The panelists were asked to address the issue of climate skepticism. A. Sire explained that, in his view, there are two levels of climate sceptics. Most of the sceptics who believe that human action has nothing to do with climate change left the company in 2017 when BNP Paribas stopped working with the oil and natural gas companies that primarily did business with oil shale or tar sands and stopped financing the projects that were involved in their transportation or export. The more discreet sceptics understand that people have an important part in climate change, but do not admit that it has anything to do with their clients and their businesses. This kind of skepticism can be addressed through training. The situation changes once they understand that addressing climate issues is important for their company and the training empowers them to be part of the discussions with clients on sustainability. The most effective part of the training is the one involving client examples. Finally, what really encourages the bankers in this process is the positive response from the clients who can value the company’s investments in sustainable development. The company established the Sustainability Academy, which provides sustainability trainings including the one organized by CISL. It is managed as an online platform through which members of the company can participate in the trainings and share experiences and best practices.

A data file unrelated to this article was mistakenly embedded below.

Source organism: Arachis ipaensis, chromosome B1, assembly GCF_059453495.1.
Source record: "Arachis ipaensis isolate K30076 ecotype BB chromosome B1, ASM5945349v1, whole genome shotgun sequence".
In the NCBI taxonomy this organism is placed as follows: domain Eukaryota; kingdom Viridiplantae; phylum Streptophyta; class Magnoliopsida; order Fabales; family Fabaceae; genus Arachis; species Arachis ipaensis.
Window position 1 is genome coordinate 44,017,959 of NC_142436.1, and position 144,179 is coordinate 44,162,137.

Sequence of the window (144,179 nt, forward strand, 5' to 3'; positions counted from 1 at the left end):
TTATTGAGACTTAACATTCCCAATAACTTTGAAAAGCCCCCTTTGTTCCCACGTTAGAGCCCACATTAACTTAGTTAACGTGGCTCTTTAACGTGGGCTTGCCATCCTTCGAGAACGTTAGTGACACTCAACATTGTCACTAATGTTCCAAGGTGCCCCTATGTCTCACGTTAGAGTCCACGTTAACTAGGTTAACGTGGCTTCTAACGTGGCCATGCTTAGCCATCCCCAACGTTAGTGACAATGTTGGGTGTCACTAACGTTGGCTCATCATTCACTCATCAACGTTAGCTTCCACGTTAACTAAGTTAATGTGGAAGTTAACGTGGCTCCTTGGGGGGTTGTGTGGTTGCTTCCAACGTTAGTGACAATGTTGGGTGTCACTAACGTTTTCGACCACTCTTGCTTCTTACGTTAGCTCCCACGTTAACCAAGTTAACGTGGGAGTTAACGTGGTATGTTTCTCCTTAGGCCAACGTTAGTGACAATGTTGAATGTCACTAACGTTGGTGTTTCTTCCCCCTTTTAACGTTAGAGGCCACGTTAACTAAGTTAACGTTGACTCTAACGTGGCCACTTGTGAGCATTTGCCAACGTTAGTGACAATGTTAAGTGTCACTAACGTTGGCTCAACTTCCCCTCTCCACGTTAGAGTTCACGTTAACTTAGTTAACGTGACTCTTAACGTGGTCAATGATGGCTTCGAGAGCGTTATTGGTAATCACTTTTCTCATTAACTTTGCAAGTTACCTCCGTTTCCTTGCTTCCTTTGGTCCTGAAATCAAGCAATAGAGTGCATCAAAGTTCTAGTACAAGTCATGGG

Jie Zhou runs the Accelerator Program of CISL, which provides incubation, mentorship, and support to SMEs and startups. She pointed out that the area in which it is nested is the Golden Triangle of England (Cambridge-Oxford-London), which is the intellectual powerhouse stimulating economic growth. The Cambridge innovation ecosystem comprises institutions focused on three main areas: space and infrastructure (Cambridge Science Parks, Cambridge Business Park, The Bradfield Centre, Idea Space, etc.), skill and talent (University of Cambridge, Microsoft, AstraZeneca, etc.), and support and service (Cambridge Innovation Capital, Deeptech Labs, IQ Capital, etc.). Nevertheless, this area lacks sustainability innovation that is itself convergent of different disciplines, including technologies and arts. Thus, CISL launched an incubator space called the Canopy Accelerator, which offers a sustainable workspace for impact focused and purpose driven startups and SMEs to mingle, collaborate, and thrive. The Accelerator provides the community and workspace, and runs a series of events and trainings. It is membership based and aims to bring together start-ups, SMEs, entrepreneurs, corporates, Cambridge Innovation Cluster, CISL Network, and finance experts for sustainability innovation. Since 2020, the Accelerator team has been running cohorts focused on issues such as building environment on net zero emissions, women in sustainability innovation, and circular economy disruptors.